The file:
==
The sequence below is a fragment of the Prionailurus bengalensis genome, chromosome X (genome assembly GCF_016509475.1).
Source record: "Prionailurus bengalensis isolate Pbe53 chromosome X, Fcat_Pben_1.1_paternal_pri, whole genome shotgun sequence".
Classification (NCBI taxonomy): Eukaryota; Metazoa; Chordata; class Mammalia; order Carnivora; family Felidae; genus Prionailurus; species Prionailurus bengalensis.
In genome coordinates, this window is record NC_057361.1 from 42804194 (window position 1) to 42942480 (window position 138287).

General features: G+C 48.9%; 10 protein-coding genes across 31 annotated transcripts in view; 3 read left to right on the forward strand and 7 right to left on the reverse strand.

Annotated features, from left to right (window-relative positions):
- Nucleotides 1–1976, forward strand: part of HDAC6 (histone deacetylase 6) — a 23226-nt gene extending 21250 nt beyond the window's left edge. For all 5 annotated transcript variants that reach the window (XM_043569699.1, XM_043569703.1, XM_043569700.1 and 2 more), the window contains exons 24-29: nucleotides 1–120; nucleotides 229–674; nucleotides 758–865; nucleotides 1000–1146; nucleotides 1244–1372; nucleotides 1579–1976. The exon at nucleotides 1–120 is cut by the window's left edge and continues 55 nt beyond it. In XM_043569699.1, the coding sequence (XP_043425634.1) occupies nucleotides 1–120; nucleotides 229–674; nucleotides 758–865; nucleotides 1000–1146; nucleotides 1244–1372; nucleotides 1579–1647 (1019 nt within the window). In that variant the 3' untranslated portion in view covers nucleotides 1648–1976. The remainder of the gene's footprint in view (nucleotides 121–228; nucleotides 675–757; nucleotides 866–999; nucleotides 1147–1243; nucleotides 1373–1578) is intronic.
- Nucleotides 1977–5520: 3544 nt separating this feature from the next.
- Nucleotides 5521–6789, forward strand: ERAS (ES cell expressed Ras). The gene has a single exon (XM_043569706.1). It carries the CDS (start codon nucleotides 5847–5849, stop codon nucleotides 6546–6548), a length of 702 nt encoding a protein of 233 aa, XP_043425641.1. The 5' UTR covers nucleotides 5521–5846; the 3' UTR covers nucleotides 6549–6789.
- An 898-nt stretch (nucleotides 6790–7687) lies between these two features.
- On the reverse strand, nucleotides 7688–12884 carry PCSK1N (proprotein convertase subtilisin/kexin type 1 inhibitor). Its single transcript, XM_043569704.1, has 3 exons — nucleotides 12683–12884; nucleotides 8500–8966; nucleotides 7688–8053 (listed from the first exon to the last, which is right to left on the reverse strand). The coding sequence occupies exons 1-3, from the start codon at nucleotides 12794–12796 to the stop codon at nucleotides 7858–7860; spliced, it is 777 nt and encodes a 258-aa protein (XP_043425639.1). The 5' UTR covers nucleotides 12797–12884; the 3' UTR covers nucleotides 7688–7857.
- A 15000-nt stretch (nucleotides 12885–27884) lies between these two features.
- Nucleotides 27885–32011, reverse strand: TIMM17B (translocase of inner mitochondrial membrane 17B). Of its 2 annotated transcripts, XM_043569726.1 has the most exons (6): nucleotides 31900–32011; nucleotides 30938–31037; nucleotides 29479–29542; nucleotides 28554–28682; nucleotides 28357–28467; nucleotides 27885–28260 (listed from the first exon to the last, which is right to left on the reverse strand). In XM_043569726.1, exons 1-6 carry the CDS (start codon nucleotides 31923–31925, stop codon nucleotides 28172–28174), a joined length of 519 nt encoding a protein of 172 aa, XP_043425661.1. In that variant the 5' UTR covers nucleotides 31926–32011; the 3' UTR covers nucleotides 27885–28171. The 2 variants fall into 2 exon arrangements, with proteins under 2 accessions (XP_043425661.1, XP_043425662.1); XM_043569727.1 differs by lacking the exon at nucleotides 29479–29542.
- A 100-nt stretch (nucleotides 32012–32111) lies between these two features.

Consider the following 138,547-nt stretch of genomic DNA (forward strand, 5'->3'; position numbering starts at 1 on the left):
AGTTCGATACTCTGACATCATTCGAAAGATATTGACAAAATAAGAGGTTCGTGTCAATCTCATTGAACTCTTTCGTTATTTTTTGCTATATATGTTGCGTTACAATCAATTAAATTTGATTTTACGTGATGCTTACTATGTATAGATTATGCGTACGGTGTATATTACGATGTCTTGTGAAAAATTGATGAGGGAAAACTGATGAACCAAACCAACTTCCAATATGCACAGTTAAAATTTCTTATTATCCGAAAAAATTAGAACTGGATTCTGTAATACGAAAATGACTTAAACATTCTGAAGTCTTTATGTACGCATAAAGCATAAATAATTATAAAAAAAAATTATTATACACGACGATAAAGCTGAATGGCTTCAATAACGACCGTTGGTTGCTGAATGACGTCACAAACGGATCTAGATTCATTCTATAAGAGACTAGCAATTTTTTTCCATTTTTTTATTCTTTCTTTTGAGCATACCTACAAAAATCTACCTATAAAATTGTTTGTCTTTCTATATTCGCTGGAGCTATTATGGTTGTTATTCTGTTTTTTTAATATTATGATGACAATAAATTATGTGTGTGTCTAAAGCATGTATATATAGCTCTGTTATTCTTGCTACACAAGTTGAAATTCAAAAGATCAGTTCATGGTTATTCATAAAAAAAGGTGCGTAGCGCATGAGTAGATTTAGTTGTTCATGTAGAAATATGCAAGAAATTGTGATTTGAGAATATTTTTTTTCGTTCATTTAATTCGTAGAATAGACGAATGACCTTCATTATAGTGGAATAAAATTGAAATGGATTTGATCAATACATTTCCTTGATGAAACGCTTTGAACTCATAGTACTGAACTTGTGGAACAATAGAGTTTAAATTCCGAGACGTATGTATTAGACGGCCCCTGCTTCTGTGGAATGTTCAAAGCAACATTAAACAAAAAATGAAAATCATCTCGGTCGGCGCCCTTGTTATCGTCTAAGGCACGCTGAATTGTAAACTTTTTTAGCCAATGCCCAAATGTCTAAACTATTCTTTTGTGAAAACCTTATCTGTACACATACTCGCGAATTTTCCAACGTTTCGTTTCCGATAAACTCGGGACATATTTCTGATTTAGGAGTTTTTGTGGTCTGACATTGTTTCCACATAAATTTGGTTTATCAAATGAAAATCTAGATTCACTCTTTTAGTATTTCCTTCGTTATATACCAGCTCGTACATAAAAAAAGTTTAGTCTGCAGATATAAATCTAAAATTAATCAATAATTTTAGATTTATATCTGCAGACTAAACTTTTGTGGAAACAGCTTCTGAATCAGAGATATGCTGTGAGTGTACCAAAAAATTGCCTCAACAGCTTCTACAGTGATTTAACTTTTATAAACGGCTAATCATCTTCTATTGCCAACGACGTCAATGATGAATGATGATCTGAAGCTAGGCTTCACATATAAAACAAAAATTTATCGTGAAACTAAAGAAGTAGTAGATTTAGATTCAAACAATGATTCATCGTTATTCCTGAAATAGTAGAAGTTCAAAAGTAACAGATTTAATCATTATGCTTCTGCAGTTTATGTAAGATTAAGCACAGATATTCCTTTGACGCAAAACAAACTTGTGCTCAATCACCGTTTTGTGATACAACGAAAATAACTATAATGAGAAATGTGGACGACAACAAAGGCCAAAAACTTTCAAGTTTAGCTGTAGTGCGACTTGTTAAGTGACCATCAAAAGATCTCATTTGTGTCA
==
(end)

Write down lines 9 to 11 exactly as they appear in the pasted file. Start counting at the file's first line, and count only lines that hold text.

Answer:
- Nucleotides 5521–6789, forward strand: ERAS (ES cell expressed Ras). The gene has a single exon (XM_043569706.1). It carries the CDS (start codon nucleotides 5847–5849, stop codon nucleotides 6546–6548), a length of 702 nt encoding a protein of 233 aa, XP_043425641.1. The 5' UTR covers nucleotides 5521–5846; the 3' UTR covers nucleotides 6549–6789.
- An 898-nt stretch (nucleotides 6790–7687) lies between these two features.
- On the reverse strand, nucleotides 7688–12884 carry PCSK1N (proprotein convertase subtilisin/kexin type 1 inhibitor). Its single transcript, XM_043569704.1, has 3 exons — nucleotides 12683–12884; nucleotides 8500–8966; nucleotides 7688–8053 (listed from the first exon to the last, which is right to left on the reverse strand). The coding sequence occupies exons 1-3, from the start codon at nucleotides 12794–12796 to the stop codon at nucleotides 7858–7860; spliced, it is 777 nt and encodes a 258-aa protein (XP_043425639.1). The 5' UTR covers nucleotides 12797–12884; the 3' UTR covers nucleotides 7688–7857.